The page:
February 5, 2009

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He’s Just Not That Into You (PG-13)
A bunch of attractive people in upscale Baltimore date and flirt and agonize over their love lives in He’s Just Not That Into You, a rom-com that wants to be more than just your average romantic comedy.

Gigi (Gennifer Goodwin) has plunged with both feet into the search for love. At the end of a date with Conor (Kevin Connolly), she’s certain they made a connection and suspects that even as they’re walking away from each other he’s calling to leave a message on her home phone. He isn’t; he’s calling his occasional girlfriend Anna (Scarlett Johansson), who at that moment is ignoring his call in order to strike up a flirtation with Ben (Bradley Cooper).

Ben might pretend to hold back but we know he’s going to happily succumb to Anna’s flirtiness, even though he’s married to Janine (Jennifer Connelly). She’s the slightly older and wiser voice of reason who talks down the constantly-on-edge Gigi and who reassures the tense Beth (Jennifer Aniston).

Beth has been in a very long-term relationship with Neil (Ben Affleck) but Neil doesn’t believe in marriage, much to her dismay. At least Neil’s committed — Alex (Justin Long) doesn’t even believe in getting emotionally involved and so he holds all his fleeting female companions at arm’s length. It’s from this lofty height that he’s able to tell the desperate Gigi when a guy’s just not that into her.

Drew Barrymore, who has an executive producer credit here, also has a minor role. Her job is primarily to complain about the technological advances in dating, such as the one that requires you to figure out the import placed on a MySpace note versus a text. In terms of percentage of screen time, she appears much more in the trailer than in the actual movie, but she does get to deliver a funny line here and there, like the one about being “rejected by seven different technologies.”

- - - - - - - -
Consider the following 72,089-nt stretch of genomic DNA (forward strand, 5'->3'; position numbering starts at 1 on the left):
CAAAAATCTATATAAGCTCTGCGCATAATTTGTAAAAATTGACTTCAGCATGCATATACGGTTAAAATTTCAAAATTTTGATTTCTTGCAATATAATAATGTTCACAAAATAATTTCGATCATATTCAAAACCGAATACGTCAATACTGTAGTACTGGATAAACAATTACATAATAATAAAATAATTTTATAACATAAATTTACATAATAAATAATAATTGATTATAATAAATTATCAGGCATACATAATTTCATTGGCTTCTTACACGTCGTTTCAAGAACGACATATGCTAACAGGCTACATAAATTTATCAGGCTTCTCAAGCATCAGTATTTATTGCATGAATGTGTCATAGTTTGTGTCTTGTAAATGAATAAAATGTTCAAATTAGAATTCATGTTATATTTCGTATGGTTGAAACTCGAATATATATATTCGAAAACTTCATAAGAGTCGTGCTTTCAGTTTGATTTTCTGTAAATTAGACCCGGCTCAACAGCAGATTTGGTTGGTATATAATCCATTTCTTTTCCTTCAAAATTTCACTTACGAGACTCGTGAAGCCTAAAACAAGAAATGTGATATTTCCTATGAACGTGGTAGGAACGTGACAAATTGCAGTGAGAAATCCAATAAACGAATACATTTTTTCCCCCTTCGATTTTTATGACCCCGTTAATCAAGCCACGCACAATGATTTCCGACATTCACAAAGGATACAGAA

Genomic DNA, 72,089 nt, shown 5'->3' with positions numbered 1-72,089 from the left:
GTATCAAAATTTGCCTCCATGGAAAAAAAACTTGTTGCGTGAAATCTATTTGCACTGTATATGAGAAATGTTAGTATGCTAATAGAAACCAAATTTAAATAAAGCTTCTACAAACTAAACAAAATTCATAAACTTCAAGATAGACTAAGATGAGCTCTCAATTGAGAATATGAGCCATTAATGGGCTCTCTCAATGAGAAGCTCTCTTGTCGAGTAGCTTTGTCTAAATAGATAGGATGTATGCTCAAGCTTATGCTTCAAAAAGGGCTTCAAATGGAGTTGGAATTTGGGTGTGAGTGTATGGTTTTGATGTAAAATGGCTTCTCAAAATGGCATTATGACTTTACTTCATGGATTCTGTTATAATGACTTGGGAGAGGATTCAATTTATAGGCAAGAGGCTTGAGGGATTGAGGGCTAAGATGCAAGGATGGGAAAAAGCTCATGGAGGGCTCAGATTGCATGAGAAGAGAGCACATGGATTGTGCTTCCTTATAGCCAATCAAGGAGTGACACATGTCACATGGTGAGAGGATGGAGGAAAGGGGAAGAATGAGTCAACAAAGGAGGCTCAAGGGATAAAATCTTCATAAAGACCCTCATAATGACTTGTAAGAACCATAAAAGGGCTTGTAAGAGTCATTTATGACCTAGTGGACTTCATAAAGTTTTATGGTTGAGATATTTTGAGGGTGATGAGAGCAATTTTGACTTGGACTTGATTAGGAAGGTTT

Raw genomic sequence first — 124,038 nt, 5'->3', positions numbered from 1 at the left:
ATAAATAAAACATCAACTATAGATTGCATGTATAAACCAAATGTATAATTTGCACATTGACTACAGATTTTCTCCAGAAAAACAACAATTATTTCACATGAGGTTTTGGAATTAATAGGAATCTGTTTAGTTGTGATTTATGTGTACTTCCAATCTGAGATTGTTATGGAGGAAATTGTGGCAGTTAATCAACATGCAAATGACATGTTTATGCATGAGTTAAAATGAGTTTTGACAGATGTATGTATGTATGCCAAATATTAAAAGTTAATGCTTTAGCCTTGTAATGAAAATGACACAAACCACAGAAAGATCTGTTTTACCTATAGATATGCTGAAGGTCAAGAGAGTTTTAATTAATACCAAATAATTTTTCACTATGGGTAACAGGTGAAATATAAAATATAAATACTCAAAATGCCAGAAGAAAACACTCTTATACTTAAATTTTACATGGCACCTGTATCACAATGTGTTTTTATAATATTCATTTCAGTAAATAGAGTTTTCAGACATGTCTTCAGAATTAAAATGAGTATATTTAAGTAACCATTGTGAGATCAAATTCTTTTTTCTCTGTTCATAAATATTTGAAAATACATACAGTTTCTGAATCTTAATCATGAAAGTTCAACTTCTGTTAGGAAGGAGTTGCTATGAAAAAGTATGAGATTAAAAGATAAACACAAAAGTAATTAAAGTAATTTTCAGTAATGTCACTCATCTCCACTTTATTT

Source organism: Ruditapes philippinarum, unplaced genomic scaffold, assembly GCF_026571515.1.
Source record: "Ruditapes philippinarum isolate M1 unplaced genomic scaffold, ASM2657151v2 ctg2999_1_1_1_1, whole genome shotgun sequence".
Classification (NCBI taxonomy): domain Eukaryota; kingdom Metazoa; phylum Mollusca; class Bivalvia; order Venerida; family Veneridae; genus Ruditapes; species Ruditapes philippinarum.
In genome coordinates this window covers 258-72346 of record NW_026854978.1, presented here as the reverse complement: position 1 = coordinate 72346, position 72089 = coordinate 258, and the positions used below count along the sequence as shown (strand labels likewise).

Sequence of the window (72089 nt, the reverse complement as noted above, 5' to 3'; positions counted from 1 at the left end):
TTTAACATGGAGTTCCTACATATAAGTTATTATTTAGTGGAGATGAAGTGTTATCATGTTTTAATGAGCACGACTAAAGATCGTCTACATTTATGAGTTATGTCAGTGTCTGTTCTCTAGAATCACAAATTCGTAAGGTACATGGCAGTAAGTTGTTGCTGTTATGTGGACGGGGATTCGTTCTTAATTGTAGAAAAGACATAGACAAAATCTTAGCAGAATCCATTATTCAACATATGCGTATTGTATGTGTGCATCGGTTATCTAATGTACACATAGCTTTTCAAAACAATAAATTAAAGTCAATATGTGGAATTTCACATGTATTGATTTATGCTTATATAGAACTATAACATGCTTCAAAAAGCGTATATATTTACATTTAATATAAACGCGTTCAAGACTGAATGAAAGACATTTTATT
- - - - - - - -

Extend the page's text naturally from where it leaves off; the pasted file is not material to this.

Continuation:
And, undeniably, many of those lines are funny. Modern love — from dating to cohabitating to marriage to breaking up — has plenty to comment on, and humor is likely the best way to do it. The biggest problem with He’s Just Not That Into You is that its desire to be honest about certain love-related things smacks pretty hard into its desire to give you the girlie uplift that a movie like this needs to give its audience after two hours of putting its characters through the wringer. Marriage isn’t the happy ending — it’s the beginning of something that can go either way; following your heart (say, into bed with a married man) doesn’t always lead to good things; sometimes you have to compromise to get some of what you want. All of these are realistic points that the movie clearly wants to make. But it’s hard to sell “sometimes you’re better off alone” and “they all lived happily ever after” at the same time. The movie tries but it isn’t totally successful, nor is it as girl-power-y as you’d want from such position. So perhaps “sometimes things kinda suck” is where the movie was going, except it isn’t quite smart enough for that either. And, with this many characters, it’s hard not to over-simplify the course of relationships and then tie it up as neat as the end of a Jane Austen book.

I liked He’s Just Not That Into You more than I tend to like this kind of movie even if it doesn’t offer the kind of gooey candy goodness of an escapist romantic comedy or the quirky genuineness that its hipster indie siblings attempt. The central characters fall more or less into two categories — predictably blah but basically fine (Johansson, Cooper, Affleck and Long) or dorky but interesting (Goodwin and Aniston — Connelly falls somewhere in between). I would have liked to see a bit more of Goodwin (and a bit more common sense; her character seems to have arrived at mid-20s straight from the seventh grade) and Aniston (who, along with Connelly, helped to keep “romance” from being something that only happens to those under 30).

He’s Just Not That Into You isn’t, in the vocabulary of dating-advice books like the one it’s loosely based on, Mr. Right. But I suppose it does make a serviceable Mr. Right Now. B-

Rated PG-13 for sexual content and brief strong language. Directed by Ken Kwapis and written by Abby Kohn and Marc Silverstein (from the book by Greg Behrendt and Liz Tuccillo), He’s Just Not That Into You is two hours and nine minutes long and is distributed in wide release by Warner Bros.